Congress gave Austin a pass for three reasons. First, the Senate tends to let a president choose his top cabinet secretaries as long as they’re at least somewhat qualified for the job, and Austin—who was the Army’s vice chief of staff as well as commander of U.S. Central Command—is certainly qualified.
Second, Austin would be the first Black defense secretary, and rejecting him, for whatever reason, would send a dangerous signal at a time when even the Joint Chiefs of Staff have openly expressed concern about the rise of white supremacist views within the military ranks. (Rep. Adam Smith, chairman of the House Armed Services Committee, made precisely this argument on Monday in a letter urging colleagues to vote for a waiver.) This is especially true since Austin, in his confirmation hearing on Tuesday, committed to root out extremist views from the armed forces as a top priority. (He also pledged zero tolerance of sexual harassment.)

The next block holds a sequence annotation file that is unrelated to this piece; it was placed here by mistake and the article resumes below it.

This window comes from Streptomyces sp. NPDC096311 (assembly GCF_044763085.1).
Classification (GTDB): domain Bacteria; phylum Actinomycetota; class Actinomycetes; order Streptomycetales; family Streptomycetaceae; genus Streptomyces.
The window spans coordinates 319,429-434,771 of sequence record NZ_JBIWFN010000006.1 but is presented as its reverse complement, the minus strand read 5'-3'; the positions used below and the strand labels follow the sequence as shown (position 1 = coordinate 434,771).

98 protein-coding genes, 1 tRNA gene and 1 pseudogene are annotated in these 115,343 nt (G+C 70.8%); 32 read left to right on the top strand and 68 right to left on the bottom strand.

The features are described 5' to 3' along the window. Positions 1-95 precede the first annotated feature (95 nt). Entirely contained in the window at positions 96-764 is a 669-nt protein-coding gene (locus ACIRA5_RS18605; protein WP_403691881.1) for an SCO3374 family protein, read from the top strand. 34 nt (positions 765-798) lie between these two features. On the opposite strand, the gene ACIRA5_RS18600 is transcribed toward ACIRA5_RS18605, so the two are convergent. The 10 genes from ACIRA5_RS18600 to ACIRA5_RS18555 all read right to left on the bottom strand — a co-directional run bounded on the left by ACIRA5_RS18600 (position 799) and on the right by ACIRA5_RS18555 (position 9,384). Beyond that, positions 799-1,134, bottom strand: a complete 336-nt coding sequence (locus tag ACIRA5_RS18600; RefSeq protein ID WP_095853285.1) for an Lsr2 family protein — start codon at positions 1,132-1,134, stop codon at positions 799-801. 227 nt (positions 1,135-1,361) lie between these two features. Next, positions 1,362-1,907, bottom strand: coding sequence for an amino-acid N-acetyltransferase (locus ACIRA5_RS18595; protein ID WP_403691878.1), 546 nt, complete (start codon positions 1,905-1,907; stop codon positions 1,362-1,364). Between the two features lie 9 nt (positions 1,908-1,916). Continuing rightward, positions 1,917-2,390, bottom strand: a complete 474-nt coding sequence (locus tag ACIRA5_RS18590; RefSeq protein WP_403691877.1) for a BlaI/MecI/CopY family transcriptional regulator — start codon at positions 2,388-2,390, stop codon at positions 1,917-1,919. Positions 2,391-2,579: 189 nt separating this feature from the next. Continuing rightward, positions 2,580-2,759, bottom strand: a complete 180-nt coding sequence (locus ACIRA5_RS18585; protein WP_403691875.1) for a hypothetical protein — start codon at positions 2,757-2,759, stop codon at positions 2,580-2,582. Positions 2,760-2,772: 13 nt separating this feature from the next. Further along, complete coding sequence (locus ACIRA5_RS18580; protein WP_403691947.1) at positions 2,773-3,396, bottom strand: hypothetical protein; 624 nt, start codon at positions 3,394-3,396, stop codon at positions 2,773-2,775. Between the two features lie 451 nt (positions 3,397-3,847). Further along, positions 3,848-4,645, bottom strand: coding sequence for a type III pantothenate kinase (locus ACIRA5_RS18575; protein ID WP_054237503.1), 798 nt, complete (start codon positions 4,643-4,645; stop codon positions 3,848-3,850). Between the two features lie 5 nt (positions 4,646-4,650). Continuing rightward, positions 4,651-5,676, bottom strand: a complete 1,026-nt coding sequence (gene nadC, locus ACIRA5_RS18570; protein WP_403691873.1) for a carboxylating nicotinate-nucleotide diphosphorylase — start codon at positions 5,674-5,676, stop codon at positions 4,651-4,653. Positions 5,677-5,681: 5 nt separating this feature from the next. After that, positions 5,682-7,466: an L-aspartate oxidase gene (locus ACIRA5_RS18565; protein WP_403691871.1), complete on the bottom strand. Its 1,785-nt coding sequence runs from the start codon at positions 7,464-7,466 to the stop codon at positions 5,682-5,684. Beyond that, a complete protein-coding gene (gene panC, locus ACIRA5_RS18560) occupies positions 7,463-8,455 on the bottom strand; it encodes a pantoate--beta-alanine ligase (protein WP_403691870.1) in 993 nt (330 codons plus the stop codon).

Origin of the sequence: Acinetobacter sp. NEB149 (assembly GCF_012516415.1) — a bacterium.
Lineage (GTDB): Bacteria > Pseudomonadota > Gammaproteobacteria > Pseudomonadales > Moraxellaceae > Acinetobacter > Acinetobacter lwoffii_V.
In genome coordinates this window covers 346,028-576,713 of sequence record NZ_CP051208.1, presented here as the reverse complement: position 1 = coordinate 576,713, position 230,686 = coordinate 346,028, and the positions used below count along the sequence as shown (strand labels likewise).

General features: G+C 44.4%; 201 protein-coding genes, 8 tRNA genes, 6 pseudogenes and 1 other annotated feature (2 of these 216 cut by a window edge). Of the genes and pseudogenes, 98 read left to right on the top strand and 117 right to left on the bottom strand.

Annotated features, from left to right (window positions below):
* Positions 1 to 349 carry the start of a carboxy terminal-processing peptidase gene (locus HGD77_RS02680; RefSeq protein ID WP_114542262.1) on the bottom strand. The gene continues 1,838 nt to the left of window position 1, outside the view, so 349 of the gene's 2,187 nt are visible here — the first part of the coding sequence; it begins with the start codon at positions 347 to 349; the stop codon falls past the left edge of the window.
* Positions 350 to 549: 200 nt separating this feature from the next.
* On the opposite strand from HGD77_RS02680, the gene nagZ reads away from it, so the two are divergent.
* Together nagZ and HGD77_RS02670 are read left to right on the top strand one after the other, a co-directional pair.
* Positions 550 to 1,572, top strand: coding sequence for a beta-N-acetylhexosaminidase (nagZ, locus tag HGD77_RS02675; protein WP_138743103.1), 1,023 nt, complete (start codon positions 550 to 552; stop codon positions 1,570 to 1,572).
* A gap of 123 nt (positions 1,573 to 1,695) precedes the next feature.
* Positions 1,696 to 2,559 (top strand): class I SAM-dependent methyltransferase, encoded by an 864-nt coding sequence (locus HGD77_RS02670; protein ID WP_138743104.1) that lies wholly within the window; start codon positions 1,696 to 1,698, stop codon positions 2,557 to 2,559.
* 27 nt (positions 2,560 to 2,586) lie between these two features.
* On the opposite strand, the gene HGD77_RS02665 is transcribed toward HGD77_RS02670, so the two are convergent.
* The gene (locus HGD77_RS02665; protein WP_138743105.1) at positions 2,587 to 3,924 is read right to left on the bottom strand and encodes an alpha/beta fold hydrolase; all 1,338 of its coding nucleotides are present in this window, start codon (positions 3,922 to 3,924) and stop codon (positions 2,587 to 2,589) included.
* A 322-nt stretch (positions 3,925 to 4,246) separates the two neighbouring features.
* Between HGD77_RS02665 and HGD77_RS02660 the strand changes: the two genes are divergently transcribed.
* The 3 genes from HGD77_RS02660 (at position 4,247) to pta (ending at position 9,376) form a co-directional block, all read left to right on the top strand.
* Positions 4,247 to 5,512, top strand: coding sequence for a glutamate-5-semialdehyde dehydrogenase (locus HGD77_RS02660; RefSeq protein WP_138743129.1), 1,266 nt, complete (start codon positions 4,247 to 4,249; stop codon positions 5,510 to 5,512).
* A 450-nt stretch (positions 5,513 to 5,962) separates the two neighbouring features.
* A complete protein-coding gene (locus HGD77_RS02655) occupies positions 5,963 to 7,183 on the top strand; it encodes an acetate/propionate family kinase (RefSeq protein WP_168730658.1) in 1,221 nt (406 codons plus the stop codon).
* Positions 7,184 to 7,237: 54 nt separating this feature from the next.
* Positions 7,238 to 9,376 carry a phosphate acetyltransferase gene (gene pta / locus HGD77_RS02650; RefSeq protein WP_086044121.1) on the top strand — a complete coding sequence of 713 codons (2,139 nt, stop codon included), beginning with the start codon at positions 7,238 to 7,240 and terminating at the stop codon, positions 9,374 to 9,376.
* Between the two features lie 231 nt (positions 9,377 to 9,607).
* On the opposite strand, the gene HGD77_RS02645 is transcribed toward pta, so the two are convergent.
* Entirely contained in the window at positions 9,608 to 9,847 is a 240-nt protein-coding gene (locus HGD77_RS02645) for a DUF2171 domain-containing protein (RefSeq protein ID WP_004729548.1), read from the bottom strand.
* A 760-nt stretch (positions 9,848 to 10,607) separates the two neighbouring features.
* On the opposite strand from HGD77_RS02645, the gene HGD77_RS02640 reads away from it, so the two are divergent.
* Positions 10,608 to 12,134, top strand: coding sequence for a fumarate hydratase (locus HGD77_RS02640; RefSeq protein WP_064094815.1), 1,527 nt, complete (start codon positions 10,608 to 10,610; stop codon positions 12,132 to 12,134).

Finally, at that same hearing, Austin said many times, in many ways, that he would rely heavily on the Pentagon’s top civilian officials, turning to them for advice even more than he would turn to the Joint Chiefs. He even said that he would regard the presumptive deputy secretary of defense, Kathleen Hicks, as a “partner” in setting policy—unusual, as deputy secretaries usually play a more managerial role, running the Pentagon’s day-to-day operations.